Sum = sum_3(1000) + sum_5(1000) + sum_7(1000)  In calculating sum_105(1000) will there be duplicates with sum_15(1000), sum_21(1000), and sum_35(1000)? If we expand the set of numbers further to be multiples of 3, 5, 7, and 11, things get more complicated, making a solution that uses a loop easier to implement albeit at the cost of additional CPU time.
Namir Edited: 9 May 2011, 12:09 p.m.
Re: HP15C minichallenge (Project Euler  problem #1)  Gerson W. Barbosa  05092011 Quote: Namir, That's what I would have done myself too. It appears, however, the correct formula is
Sum = sum_3(1000) + sum_5(1000) + sum_7(1000) + sum_105(1000)  Using C.Ret's program, which uses the Wikipedia formula, I get
1000 GSB B 0.000000000 That's what I get on the HP71B, using the brute force program:
10 DESTROY ALL Any explanation? Regards, Gerson.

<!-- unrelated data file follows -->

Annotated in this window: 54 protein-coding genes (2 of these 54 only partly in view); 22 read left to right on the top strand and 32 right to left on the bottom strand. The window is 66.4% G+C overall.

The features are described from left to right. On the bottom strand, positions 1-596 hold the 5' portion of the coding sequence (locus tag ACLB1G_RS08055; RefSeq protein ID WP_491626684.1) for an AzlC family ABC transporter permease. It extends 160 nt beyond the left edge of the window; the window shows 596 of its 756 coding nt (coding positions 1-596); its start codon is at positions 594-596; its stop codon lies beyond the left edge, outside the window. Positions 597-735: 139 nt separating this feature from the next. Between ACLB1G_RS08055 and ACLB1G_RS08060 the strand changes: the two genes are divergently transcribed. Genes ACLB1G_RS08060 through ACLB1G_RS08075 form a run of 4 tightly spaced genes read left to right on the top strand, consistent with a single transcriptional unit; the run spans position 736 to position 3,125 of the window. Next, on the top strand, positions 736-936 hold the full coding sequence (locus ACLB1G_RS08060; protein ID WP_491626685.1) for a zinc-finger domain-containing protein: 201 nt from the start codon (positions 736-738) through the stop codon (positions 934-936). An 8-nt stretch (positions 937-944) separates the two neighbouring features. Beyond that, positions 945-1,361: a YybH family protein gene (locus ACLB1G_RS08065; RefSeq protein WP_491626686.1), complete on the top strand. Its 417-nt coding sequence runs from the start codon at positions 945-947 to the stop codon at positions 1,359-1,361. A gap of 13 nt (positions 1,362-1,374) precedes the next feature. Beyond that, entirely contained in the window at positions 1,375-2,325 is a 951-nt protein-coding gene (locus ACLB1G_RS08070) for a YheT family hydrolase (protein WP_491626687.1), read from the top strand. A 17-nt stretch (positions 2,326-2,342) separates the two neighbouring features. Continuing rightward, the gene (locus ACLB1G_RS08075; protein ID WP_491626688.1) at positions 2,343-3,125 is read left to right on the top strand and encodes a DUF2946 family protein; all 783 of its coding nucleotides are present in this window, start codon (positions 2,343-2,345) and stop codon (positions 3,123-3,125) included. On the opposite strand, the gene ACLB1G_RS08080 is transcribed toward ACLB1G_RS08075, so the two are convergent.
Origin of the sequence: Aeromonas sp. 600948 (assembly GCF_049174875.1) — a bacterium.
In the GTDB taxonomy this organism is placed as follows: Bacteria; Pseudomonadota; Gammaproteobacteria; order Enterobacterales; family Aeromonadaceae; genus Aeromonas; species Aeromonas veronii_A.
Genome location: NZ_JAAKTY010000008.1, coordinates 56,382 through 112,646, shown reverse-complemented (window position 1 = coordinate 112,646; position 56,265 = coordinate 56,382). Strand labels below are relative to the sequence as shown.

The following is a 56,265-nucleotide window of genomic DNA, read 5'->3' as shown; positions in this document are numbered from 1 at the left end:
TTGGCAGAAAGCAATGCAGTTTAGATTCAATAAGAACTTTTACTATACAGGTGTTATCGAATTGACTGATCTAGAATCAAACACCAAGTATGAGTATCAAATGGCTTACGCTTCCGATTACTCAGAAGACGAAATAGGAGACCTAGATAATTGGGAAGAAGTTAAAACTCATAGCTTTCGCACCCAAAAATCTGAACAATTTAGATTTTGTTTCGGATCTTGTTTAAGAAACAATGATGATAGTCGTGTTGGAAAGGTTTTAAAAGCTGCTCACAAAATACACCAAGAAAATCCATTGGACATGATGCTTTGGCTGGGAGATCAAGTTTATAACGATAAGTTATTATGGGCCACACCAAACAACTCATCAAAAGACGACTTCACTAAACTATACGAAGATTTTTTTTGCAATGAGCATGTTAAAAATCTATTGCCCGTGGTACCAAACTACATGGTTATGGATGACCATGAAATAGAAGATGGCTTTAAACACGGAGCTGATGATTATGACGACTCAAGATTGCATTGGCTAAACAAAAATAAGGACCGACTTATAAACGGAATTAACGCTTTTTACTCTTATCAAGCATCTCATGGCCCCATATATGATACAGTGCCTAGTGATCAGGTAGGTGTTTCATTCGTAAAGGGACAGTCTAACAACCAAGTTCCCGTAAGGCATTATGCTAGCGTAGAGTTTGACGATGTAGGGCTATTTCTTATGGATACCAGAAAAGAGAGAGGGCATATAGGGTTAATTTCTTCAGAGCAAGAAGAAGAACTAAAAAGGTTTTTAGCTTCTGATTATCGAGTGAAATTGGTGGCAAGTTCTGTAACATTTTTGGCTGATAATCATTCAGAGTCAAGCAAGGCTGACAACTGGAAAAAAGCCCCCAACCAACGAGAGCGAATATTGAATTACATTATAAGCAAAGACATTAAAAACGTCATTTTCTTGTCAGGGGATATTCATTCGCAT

Edited: 9 May 2011, 2:25 p.m.
Re: HP15C minichallenge (Project Euler  problem #1)  C.Ret  05092011 Quote:Yes, of course. The explanation is really simple. In the case with only two multiples a and b, the 'Wikipedia Formulae' allow to compute the sum of all multiple bellow m: a [R/S] add the sum of multiples of a below m, included also the multiples of a.b (simultaneous multiples of a and b) which are a part of the multiples of a. b [R/S] add the sum of multiples of b below m, included also multiples of a.b (simultaneous multiples of a and b) which are a part of the multiples of b.
As Marcus von Cube explain it, this make the multiples of a and b to be count twice and the resulting sum overestimate the correct sum. When considering three multiples, the same phenomena occur again. But this time, we have to considerer more interactions by correcting the twiced counts of binomial a.b, a.c and b.c multiples as well as full a.b.c multiples. To resume and making things simplest, let me start from scracht the summation sequence: a [R/S] add sum of all multiples of a, included binomial a.b and a.c and full a.b.c multiples.
b [R/S] add sum of all multiples of b, included binomial a.b and b.c and full a.b.c multiples.
c [R/S] add sum of all multiples of c, included binomial a.c and b.c multiple and trinomial a.b.c multiples.